XtremeMacGet Connected Kit

Get Connected Kit for new iPod
Company: Xtreme Accessories, LLC.

Price: $49.95

When my .Mac membership came up for renewal, I had a choice of a few different incentives. I chose the $20 credit from the Apple Store. I desperately needed an auto charger for my iPod.

A visit to the Apple store showed just the thing I needed for 19.95, but I was also thinking about replacing the auto cassette adaptor too. It was making a loud grinding noise and was irritating. Sometimes you could hear it over the music, like a mysterious bad musician. The cassette adapter came from an old portable CD player that has a lot of attachments. It also had an audio cable that I hooked up my Dock to, and was running the iPod through the kitchen radio. This is my iPod’s home base, and it made my kitchen radio, a Zenith Bose-wannabe, sound much better. And of course, no commercials!

The XtremeMac Get connected kit had what I needed for the car, plus a replacement cable for the kitchen radio, another adaptor that would hook up to my stereo, an extension cable, plus a line splitter so two people could listen through headphones to the same iPod. The last would be good if I ever get back to the gym with my wife, and we manage to agree on the same music selection (not likely.)

The cost of the kit is $49.95, with the $20 incentive and shipping it cost me around $35. It arrived a few days later via FedEx.

The first thing I did was hook my iPod up to the home stereo. Very cool! No more digging for CD’s. And now I understood why they shipped an extension cord. If I wanted to bother, I could run the cord directly to my Mac, and run the stereo out of iTunes.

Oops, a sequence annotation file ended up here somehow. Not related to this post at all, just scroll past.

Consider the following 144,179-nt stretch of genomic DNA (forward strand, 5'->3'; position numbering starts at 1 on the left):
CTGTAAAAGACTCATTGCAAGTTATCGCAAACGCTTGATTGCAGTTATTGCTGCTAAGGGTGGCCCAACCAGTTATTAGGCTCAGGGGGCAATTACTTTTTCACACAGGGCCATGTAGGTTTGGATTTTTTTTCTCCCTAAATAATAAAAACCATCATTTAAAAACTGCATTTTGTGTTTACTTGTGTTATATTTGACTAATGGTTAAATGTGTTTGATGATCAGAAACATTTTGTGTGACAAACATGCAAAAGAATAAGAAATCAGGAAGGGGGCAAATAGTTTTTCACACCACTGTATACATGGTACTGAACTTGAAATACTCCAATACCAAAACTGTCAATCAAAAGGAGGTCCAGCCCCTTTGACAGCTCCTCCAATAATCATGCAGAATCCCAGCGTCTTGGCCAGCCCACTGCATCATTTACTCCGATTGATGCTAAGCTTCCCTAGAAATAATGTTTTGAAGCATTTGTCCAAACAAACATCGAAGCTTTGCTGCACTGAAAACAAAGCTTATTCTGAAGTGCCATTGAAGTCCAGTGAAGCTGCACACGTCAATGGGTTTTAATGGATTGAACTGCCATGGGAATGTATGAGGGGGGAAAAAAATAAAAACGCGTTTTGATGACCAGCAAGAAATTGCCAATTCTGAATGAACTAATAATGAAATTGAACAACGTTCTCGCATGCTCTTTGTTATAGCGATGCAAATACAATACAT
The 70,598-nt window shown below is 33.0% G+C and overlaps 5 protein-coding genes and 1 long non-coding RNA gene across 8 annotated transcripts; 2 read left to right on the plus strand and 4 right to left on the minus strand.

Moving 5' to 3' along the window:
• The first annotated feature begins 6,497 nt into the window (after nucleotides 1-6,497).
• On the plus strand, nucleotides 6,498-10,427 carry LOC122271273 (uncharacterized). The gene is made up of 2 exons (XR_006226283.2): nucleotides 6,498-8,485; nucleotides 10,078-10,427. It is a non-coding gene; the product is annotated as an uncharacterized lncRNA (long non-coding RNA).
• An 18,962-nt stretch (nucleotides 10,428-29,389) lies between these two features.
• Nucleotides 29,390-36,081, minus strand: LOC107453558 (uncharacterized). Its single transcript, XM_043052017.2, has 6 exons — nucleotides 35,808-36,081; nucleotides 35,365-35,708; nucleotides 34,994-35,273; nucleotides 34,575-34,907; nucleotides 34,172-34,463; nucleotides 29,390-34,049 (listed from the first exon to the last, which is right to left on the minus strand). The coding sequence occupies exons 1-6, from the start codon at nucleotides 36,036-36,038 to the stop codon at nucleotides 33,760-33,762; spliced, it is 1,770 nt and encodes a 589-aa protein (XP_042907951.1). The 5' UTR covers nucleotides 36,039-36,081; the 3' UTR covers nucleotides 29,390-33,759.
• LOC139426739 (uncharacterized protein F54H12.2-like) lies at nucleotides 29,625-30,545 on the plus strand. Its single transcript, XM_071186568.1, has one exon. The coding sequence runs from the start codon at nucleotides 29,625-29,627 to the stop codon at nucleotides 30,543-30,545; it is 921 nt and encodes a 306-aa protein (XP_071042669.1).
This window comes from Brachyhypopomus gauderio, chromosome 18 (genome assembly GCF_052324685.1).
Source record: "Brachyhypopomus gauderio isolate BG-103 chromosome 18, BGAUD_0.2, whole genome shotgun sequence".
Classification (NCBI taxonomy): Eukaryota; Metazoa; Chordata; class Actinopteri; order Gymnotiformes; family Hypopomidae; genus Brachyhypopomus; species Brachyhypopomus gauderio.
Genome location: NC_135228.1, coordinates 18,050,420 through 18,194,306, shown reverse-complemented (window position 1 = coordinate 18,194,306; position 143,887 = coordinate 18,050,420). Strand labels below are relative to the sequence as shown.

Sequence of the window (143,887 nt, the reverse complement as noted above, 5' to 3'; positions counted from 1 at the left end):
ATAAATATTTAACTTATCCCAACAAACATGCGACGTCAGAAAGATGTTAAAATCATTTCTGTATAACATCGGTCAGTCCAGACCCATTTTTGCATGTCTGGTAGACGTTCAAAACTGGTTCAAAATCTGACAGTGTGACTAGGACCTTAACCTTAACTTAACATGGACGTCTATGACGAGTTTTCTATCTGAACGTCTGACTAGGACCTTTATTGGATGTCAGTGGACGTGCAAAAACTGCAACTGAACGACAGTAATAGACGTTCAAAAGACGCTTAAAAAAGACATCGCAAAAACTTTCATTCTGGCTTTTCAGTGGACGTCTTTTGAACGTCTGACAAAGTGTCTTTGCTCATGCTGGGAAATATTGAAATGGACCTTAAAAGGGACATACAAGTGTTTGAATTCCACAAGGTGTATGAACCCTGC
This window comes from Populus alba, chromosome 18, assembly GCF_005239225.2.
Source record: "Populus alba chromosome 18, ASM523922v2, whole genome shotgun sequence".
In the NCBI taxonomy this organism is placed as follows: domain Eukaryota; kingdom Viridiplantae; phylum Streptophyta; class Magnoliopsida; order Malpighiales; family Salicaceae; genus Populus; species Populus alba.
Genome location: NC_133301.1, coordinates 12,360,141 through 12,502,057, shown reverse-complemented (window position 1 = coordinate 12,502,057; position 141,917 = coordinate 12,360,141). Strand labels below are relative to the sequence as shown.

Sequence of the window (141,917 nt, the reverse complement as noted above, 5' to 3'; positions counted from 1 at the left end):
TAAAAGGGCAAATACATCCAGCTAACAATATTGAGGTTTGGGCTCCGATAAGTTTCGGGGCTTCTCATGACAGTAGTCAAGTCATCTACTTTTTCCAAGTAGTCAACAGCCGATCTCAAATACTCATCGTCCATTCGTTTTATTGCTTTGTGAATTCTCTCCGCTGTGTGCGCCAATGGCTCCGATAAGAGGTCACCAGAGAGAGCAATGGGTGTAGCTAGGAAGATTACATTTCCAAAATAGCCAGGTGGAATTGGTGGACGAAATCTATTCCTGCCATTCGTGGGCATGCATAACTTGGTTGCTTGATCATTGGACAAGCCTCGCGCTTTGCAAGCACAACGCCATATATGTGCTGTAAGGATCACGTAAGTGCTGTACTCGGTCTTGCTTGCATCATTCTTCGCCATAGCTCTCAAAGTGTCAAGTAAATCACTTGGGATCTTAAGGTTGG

I then replaced the kitchen radio cord with the gold-tipped cable. I tried swapping back and forth a few times to see if I could notice an appreciable audio difference. I was hard to tell, but I would say yes. The cable did make my iPod sound better, even on my cheap radio.

Next up, the car. I popped out the old cassette adaptor, inserted in the new. Plugged in the lighter adaptor, hooked up the iPod and was ready to go. I started up the iPod, turned the volume down to see if I could hear anything: Nothing! The mysterious bad musician had played his last note.

The auto cassette adaptor is quiet. No more dead iPod discoveries in the car. The kitchen radio sounds better. The home stereo can pump music for hours on end (I need to work on some playlists.) And I still have expansion capabilities when and if the need should arrive. I’d say the kit was well worth the asking price. I do wish it came in black, but it only comes in white. And, if you are a Dock user, be aware that the adaptor to the iPod from the auto battery charger requires you to squeeze the sides to release the catch. The other day it “stuck” on me. I had been squeezing it unconsciously and never realized that the lever was there.

The other thing of note is that the cable to the car charger is coiled. In my car, everything is close and tight: cassette, charger, and place to put my iPod. I can lift the iPod to read it without any trouble, but your car may be different, and you might not prefer to have a coiled cable. I do find it odd that one is cabled and the other is not, since they are both connected to the iPod when you move it.

It would be nice if someone would make a holster that simplified the cabling, but there is nothing like that on the market as far as I now. As is, you end up with a cable at the top and another at the bottom of the iPod.

The free iPods that came with a VW bug seem to use the same setup. My old car had an audio input jack, but the new cars do not seem to have one. I suspect we will see that jack port come back as the popularity of the iPod-like devices grow.

The kit includes:
Xwire Gold iShare Earbud Splitter
Xwire Gold Male/Male Audio Cables
Xwire Gold Male/Female Cables
Xwire Gold RCA Audio Cable
Premium iPod Car Charger
iPod Cassette Adapter

For more info visit www.xtrememac.com
Like all fine American products it is made in China.

MyMac Rating: 5 out of 5

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